Encaustic Technique: transferring ink from magazine pages

Hello, I ‘m a creative artist living and working in Middle Tennessee.  Since 2009 I have been working on a series of Encaustic paintings using a unique process of transferring ink from recycled magazine pages onto a thin layer of beeswax.

I have a video on Youtube that shows me working and explaining each step, but I’ll give you a quick explanation of how I work with wax.

Here is the video if you’d rather not read the explanation:

  1. I build my panels and prepare the background using milk paint.
  2. Now I apply pure beeswax (no added resin) with a paint brush. I try and get a good thick layer of wax, as even as possible.
  3. I use clay tools to smooth out the rough areas left from the brush. First, I use a wire loop tool and then a metal scrapper. This will get the surface smooth, but will leave some imperfections (which I like).
  4. I like to have a drawing of my composition on paper and figure out where I need certain colors and the darker areas to be. Then I cut magazine pages for the areas of colors. I’m basically cutting the composition like a puzzle. Small pieces transfer best (1-2″).
  5. As I cut each piece I place the color face down on the bed of wax and begin burnishing it into the wax. In the video, I use a green cleaning pad, but have now started using a small block of wood.
  6. After all the pieces are in place I scrape away the wax from the areas not covered with paper.
  7. Now I use 150-220 grit sandpaper to sand the paper from the back of the ink. Gently removing as much paper as possible before getting to the ink. Once I get close; I wet the paper and gently rub away the paper residue until I see the ink come through. I continue wetting the area and use a t-shirt material to buff the surface until all the paper is gone.
  8. To finish I remove all the wax from the negative areas and heat the ink (with a heat gun) just enough to set it into the wax. Finally, I apply a wax sealer to help protect the surface.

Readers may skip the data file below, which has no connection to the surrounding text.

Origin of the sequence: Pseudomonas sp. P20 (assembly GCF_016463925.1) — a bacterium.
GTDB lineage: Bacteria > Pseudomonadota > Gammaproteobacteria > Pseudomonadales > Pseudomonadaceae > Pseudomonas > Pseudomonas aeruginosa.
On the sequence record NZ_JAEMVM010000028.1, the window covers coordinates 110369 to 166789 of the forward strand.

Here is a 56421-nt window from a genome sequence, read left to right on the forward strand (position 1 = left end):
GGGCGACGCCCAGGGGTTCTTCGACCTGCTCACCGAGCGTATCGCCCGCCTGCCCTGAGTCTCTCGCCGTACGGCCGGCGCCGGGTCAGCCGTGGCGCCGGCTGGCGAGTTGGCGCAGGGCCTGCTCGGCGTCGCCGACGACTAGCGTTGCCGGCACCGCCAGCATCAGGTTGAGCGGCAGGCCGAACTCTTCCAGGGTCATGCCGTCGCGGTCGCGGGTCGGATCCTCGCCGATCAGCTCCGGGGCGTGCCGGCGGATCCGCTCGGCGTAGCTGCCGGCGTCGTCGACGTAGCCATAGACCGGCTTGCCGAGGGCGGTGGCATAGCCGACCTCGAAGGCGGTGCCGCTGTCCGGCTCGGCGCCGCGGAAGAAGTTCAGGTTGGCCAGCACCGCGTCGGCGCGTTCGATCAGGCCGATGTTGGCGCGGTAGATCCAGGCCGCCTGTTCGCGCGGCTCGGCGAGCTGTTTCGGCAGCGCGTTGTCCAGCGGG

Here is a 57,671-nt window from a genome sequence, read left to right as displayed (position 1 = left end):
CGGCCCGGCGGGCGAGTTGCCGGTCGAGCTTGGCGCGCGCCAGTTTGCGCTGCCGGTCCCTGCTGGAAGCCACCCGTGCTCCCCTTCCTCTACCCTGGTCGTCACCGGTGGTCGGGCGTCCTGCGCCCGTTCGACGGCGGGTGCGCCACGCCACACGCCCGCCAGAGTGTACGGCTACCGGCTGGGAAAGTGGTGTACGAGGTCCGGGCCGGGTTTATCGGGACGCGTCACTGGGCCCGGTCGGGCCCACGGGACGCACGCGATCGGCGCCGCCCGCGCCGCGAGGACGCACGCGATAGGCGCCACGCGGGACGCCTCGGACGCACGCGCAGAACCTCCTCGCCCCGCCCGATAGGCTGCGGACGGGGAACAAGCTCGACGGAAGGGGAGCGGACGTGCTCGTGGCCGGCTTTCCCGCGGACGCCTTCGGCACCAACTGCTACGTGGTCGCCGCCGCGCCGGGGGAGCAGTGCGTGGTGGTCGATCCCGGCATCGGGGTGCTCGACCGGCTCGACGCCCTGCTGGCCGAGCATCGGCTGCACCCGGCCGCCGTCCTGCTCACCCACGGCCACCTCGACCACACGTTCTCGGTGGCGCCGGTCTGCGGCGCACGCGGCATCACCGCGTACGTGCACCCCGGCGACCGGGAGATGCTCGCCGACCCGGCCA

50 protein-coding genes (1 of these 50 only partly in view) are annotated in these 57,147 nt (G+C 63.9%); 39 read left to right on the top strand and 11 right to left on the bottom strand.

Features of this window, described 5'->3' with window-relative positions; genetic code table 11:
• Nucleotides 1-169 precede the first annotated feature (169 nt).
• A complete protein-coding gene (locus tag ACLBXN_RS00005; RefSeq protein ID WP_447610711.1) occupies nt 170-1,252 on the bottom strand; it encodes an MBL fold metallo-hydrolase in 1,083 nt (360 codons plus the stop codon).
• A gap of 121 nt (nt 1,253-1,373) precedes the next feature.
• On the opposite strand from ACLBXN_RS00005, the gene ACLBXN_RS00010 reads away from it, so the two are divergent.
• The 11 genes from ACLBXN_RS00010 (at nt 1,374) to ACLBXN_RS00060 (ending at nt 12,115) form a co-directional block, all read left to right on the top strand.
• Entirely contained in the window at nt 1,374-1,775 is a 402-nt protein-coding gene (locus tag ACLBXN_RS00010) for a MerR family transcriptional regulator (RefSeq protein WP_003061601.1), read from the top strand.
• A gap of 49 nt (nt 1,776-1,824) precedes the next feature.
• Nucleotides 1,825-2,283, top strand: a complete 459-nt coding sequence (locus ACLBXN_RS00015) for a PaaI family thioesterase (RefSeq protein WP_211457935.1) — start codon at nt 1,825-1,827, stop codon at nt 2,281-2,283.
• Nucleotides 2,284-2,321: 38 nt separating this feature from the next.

Thanks for reading about my process. I’m looking forward to reading your comments.

About Randy L Purcell

I am an mixed media artist working in Middle TN. Since 2009 I have been working on a series of Encaustic paintings using a unique process of transferring ink (color) from recycled magazine pages onto a thin layer of beeswax.

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6 thoughts on “Encaustic Technique: transferring ink from magazine pages


  1. Hi Randy, this is great!! Have you tried sanding an entire magazine page prior to cutting it up to streamline the process? Thanks for the inspiration, wonderful stuff.
    Best,
    Anna


    1. Hi Anna! I have not. Because I chose colors from so many different pages it probably wouldn’t save me any time. Actually the sanding is one of the quickest parts of my process now. Over the years I’ve made a few adjustments. It’s hard to believe this video is about 8 years old. I’ve come a long way since then:)

      Thank you!!


  2. I like your technique.

    Can you tell me why you use the beeswax without resin. I’m guessing it is to make it easy to smooth, but doesn’t it make the surface too fragile?


    1. Hi Melissa, Thank you!

      I use pure beeswax without resin mostly because it is tackier and the transfer is better. I get (Raw) beeswax from a bee keeper. It still has remnants of honey and other stuff. Without the resin my paintings are more vulnerable to heat, but that hasn’t a problem. I’ve made some changes to my process over the years, but nothing major. I’m now on 9 years of working in this medium.

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